FREDERICKA HOMBERG WICKER . AFFIRMED IN PART

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FREDERICKA HOMBERG WICKER . AFFIRMED IN PART
THOMAS JAMES BOURGEOIS
NO.07-CA-892
VERSUS
FIFTH CIRCUIT
MONICA MADERE BOURGEOIS
COURT OF APPEAL
STATE OF LOUISIANA
ON APPEAL FROM THE TWENTY-NINTH JUDICIAL DISTRICT COURT
PARISH OF ST. CHARLES, STATE OF LOUISIANA
NO. 61,509, DIVISION "C"
HONORABLE EMILE R. ST. PIERRE, JUDGE PRESIDING
COURT Of 4PPEAL;
FIFI'H CIRCun
April 29, 2008
flL£D APR 2 9 2008
FREDERICKA HOMBERG WICKER
0I1W
.
JUDGE
Panel composed of Judges Susan M. Chehardy, Walter J. Rothschild, and
Fredericka Homberg Wicker
TIMOTHY S. MARCEL
Attorney at Law
P. O. Box 890
Luling, Louisiana 70070
COUNSEL FOR PLAINTIFF/APPELLEE
PATM.FRANZ
Attorney at Law
4424 Chastant Street
Suite 101
Metairie, Louisiana 70006
COUNSEL FOR DEFENDANT/APPELLANT
AFFIRMED IN PART;
REVERSED IN PART; AND
RENDERED
This appeal arises from the district court's judgment partitioning community
<5It1 c.
property. On appeal, Ms. Bourgeois assigns the following errors: the trial court
erred as a matter of law in holding that a vehicle acquired by her former spouse
prior to the marriage was community property, and the trial court erred in failing to
grant her a reimbursement for one-half the value of the community funds spent
towards improving Mr. Bourgeois's separate property.
Mr. Bourgeois assigned one error in his answer to the appeal: the
trial court erred in classifying eleven movable items awarded to Mr. Bourgeois as
community, when in fact those items were his separate property.
For the reasons set forth below, we affirm in part and reverse in part.
Procedural History
The facts reflect that in 1975, nearly 15 years prior to the parties' marriage,
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Mr. Bourgeois purchased a 1960 Chevrolet Brookwood station wagon. In 1990,
the parties married and entered into a community property regime. At no time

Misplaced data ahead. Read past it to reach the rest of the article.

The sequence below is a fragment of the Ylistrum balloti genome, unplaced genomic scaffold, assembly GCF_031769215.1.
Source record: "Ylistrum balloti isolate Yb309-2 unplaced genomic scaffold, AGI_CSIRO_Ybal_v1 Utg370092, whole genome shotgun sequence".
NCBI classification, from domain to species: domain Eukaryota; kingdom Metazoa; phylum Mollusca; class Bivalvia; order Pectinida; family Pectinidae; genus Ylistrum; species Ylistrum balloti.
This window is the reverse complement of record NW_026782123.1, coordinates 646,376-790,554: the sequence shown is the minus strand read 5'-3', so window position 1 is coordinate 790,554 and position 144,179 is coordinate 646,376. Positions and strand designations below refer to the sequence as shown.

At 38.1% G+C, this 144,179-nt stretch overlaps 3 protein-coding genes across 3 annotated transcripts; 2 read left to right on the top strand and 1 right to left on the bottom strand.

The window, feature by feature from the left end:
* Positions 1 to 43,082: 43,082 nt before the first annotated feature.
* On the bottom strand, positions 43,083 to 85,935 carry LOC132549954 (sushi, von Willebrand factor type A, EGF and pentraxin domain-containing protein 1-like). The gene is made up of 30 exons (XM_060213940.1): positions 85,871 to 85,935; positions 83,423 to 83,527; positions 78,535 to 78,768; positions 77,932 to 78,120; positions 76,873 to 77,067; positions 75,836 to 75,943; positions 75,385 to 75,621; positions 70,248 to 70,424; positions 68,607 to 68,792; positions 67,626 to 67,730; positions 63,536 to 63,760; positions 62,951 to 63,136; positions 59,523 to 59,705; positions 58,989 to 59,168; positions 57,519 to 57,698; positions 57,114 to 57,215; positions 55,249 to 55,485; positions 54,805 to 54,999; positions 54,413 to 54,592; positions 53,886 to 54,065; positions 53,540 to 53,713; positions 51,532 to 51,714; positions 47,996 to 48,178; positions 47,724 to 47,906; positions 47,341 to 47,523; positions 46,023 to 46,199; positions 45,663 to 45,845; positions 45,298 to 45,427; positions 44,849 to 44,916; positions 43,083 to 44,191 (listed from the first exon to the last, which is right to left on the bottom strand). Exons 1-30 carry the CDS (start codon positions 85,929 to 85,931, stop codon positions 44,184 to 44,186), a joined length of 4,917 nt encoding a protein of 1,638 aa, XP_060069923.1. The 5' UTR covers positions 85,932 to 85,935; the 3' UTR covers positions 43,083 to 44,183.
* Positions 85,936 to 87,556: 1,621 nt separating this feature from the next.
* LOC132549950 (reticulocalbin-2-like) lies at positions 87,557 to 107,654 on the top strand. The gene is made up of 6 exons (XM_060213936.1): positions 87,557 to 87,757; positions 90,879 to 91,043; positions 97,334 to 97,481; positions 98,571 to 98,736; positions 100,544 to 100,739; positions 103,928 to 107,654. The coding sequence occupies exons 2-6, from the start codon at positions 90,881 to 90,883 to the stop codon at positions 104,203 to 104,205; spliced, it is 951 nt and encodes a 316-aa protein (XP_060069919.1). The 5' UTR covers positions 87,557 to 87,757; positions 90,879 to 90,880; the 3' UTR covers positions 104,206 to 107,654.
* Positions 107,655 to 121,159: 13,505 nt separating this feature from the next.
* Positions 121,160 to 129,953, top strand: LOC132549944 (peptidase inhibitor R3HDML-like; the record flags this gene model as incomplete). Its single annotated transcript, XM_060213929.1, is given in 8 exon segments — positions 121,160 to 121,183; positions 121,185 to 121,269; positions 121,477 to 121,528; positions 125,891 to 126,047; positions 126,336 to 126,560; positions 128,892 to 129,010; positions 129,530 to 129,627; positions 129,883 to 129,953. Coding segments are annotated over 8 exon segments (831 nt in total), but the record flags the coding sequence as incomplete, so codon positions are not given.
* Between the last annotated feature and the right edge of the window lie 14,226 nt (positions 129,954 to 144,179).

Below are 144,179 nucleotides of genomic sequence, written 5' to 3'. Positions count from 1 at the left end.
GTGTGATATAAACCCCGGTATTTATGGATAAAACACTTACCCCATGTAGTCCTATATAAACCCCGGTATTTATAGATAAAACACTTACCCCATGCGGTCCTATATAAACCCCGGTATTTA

during the community did Mr. Bourgeois execute an act of donation or any other
sort of transfer of his vehicle to the community in accordance with the provisions
ofLa.C.C. art. 2341.1. There was likewise no evidence introduced at trial to
suggest that Mr. Bourgeois changed the title on the vehicle to renect his wife's
name during the existence of the community. Mr. Bourgeois testified that he
obtained title to the vehicle before marriage.
Mr. Bourgeois offers a detailed description of the extensive renovation
performed on the car in support of his position that the car is community property.
His argument suggests that the improvements were so extensive that the asset
cannot be considered to be the same "thing" that it was prior to the marriage, when
it was clearly his separate property. This transformation, according to the
appellant, was sufficient to render the 1960 Brookwood a community asset.
Legal Analysis
In addressing the appellant's assignment of error this Court must first
determine the nature of the asset: separate or community. La. C.C. art. 2341 states
that the separate property of a spouse comprises, "property acquired by a spouse
prior to the establishment of a community regime." The evidence regarding the
time at which Mr. Bourgeois acquired the vehicle is uncontroverted: he purchased
the car prior to the inception of the community. As such the vehicle is Mr.